* It's debatable whether or not they are still in it now, but Creator/{{Nickelodeon}} as it was from 2009 to 2015 is almost unanimously considered the lowest point in the network's history. Over half of the channel's timeslots were filled with reruns of ''WesternAnimation/SpongeBobSquarePants''. They put out poorly-made live-action shows that made the ''Disney Channel'' (see below) look like a bastion of quality programming though most agree that ''Series/{{ICarly}}'' at least was good. They gave WebVideo/{{Fred}} three poorly-received movies and a show that didn't even get a second season. They regularly rejected quality pilots from talented creators, including turning down the chance to make ''WesternAnimation/AdventureTime'' into a full series, which was later picked up by CartoonNetwork and went on to become a huge success. They regularly cancelled or ignored other good shows they have, yet gave multiple seasons to ''WesternAnimation/FanboyAndChumChum''. And they now trawl Website/YouTube for show ideas, like ''WesternAnimation/{{Breadwinners}}''. It also didn't help that they gained a reputation for relegating any new animated shows they received to Nicktoons Network, usually after only a month or two of their premiere on Nickelodeon. They repeatedly showed themselves to be out of touch with what audiences were interested at the time, (compared to rival networks Disney XD and Cartoon Network) resulting in many of their new shows being criticized for lacking substance in comparison to animated shows on said rival networks. During several points in this period, Nickelodeon's ratings plummeted to lows that hadn't been seen on the network since the early 80s.
** Exemplified with their treatment of ''WesternAnimation/AvatarTheLastAirbender''. The original show was a phenomenon, raking in views across all demographic groups and bringing in rave reviews and huge ratings for the network, to the point where they planned a movie adaptation for a show less than a decade old (though the less said about ''that'', the better). So how many episodes did Nickelodeon order for its sequel series ''WesternAnimation/TheLegendOfKorra'' initially? '''Twelve'''. Then, after the show proved to be successful, they ordered three more seasons... and proceeded to delay it time and time again until September 2013. And then they booted it to the network's website in 2014.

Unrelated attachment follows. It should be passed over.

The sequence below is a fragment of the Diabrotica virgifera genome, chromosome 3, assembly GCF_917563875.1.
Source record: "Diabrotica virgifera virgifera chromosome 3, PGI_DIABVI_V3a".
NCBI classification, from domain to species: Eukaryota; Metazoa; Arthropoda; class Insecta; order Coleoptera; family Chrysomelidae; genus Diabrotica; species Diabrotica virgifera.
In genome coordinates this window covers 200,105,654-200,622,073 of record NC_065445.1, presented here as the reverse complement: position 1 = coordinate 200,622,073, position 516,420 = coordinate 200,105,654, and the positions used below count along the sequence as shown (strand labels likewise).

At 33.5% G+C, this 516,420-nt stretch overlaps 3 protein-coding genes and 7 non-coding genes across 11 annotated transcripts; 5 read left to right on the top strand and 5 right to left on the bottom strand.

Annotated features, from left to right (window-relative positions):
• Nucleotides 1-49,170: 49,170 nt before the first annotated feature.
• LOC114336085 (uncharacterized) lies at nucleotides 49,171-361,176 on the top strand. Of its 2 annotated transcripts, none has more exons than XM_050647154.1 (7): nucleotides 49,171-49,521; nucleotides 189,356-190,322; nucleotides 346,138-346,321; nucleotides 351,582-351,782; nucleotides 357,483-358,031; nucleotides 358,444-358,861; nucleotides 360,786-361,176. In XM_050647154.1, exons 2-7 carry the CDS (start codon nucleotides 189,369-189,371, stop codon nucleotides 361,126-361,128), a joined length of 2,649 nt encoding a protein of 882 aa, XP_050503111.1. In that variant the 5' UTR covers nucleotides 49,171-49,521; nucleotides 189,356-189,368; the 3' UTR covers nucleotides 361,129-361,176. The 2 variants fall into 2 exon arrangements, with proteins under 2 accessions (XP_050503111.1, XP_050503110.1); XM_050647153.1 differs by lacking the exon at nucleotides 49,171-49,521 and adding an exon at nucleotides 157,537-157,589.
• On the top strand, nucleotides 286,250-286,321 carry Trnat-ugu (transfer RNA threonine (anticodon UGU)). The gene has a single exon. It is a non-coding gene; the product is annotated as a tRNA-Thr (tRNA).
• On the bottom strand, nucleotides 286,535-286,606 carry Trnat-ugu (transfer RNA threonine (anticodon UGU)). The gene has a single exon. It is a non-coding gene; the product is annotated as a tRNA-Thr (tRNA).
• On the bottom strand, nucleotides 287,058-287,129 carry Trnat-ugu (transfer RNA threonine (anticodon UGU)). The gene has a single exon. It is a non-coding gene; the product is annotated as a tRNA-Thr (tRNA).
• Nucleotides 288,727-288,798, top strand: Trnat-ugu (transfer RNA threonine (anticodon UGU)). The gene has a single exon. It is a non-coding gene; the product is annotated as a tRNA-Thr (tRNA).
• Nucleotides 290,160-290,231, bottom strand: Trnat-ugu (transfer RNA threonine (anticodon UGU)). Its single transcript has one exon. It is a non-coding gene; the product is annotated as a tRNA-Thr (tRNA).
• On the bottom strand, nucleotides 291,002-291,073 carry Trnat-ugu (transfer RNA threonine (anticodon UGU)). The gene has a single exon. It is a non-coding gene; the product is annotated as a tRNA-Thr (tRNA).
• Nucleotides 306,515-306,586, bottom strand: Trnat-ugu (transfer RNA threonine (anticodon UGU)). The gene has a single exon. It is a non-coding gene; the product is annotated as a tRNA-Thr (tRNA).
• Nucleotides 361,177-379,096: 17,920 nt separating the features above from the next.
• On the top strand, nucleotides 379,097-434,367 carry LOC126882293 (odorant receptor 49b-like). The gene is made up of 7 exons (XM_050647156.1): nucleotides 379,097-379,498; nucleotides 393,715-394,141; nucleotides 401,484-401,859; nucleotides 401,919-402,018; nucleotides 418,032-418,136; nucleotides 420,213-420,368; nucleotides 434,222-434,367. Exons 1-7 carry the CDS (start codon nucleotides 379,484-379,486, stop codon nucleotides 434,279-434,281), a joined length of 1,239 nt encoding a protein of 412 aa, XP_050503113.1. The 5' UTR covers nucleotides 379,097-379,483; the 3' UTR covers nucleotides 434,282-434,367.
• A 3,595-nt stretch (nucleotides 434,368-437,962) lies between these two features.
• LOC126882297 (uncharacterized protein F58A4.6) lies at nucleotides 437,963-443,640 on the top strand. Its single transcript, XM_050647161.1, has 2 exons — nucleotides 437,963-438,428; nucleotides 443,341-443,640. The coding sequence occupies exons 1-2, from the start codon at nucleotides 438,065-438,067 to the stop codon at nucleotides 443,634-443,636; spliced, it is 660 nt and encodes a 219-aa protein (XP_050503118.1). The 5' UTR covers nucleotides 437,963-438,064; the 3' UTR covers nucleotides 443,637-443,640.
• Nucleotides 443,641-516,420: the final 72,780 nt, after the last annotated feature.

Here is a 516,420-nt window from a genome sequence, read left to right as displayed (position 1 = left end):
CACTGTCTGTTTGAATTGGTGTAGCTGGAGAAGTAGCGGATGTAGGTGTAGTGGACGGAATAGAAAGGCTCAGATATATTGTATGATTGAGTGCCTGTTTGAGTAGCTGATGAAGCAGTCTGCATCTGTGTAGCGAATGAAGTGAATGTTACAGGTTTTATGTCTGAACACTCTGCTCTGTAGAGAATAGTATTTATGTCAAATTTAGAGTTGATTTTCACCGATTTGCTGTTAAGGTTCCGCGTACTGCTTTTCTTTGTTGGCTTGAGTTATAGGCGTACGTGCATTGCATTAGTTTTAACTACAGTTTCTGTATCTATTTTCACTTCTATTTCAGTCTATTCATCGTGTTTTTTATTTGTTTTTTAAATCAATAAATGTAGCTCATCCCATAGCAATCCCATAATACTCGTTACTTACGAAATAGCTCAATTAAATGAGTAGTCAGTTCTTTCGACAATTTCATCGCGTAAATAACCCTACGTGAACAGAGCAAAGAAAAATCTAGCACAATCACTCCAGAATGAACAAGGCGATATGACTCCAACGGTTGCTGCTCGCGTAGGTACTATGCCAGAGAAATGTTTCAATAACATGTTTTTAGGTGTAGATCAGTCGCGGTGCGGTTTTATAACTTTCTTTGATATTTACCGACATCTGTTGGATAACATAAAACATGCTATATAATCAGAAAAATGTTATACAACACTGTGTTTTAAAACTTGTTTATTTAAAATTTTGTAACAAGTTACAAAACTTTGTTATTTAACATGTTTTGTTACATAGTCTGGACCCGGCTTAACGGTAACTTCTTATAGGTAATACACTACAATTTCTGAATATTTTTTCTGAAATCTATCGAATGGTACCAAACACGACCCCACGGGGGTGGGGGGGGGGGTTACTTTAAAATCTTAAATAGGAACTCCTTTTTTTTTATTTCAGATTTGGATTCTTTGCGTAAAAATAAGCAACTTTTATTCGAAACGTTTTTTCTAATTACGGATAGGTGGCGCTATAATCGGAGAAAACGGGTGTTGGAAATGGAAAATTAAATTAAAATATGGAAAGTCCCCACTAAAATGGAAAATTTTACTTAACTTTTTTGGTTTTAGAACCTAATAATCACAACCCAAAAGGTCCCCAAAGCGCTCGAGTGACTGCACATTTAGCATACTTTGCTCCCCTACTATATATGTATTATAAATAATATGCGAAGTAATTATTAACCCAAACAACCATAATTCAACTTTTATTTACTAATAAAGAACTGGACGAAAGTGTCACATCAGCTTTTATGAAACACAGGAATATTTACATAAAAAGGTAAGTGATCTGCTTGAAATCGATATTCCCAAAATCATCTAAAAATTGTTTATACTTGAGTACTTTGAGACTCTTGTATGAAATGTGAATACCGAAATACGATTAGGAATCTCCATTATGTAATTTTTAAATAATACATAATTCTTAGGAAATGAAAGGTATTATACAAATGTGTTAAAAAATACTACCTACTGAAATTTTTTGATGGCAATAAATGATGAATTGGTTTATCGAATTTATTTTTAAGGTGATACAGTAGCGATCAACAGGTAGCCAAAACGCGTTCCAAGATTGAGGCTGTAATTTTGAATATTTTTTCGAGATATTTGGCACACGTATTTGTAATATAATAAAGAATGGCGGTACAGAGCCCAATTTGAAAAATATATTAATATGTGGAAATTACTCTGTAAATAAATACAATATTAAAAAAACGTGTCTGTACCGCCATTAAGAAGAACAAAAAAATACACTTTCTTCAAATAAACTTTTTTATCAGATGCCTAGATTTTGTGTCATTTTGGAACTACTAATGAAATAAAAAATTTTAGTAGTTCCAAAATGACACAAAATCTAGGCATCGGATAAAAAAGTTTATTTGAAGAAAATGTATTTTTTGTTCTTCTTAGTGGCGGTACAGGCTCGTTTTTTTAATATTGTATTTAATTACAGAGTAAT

** Incidentally, this is also the point where they replaced their traditional iconic orange logo that could take any shape imaginable, with a generic "professional"-looking one, and lost longtime exec Majorie Cohn, who defected to Creator/DreamWorksAnimation, something that REALLY hurt the network.
** They seem to be making an effort to break out of this, however. Recent shows have seen increase in quality. ''WesternAnimation/HarveyBeaks'' was the first Nicktoon to get mostly positive reviews in a long time, while ''WesternAnimation/TheLoudHouse'' was an outright smash hit. ''WesternAnimation/SanjayAndCraig'', initially considered mediocre at best, was allowed to have its humor and writing improve, leading to it GrowingTheBeard and becoming far better liked than it was at the time of its debut. ''Spongebob'' even saw the amount of reruns scaled back. (As well as improving itself in its own way after being in its own Dork Age. See the Western Animation section for details.) Some of the more hated shows were cancelled or shunted off to Nicktoons. While Nick doesn't seem to be ''quite'' out of the woods yet, the channel seems to be taking great lengths to catch up with its rivals Disney Channel[=/=]XD and Cartoon Network and shed its reputation as a cesspool for unfunny and/or substance-less programs and attracting only the LowestCommonDenominator.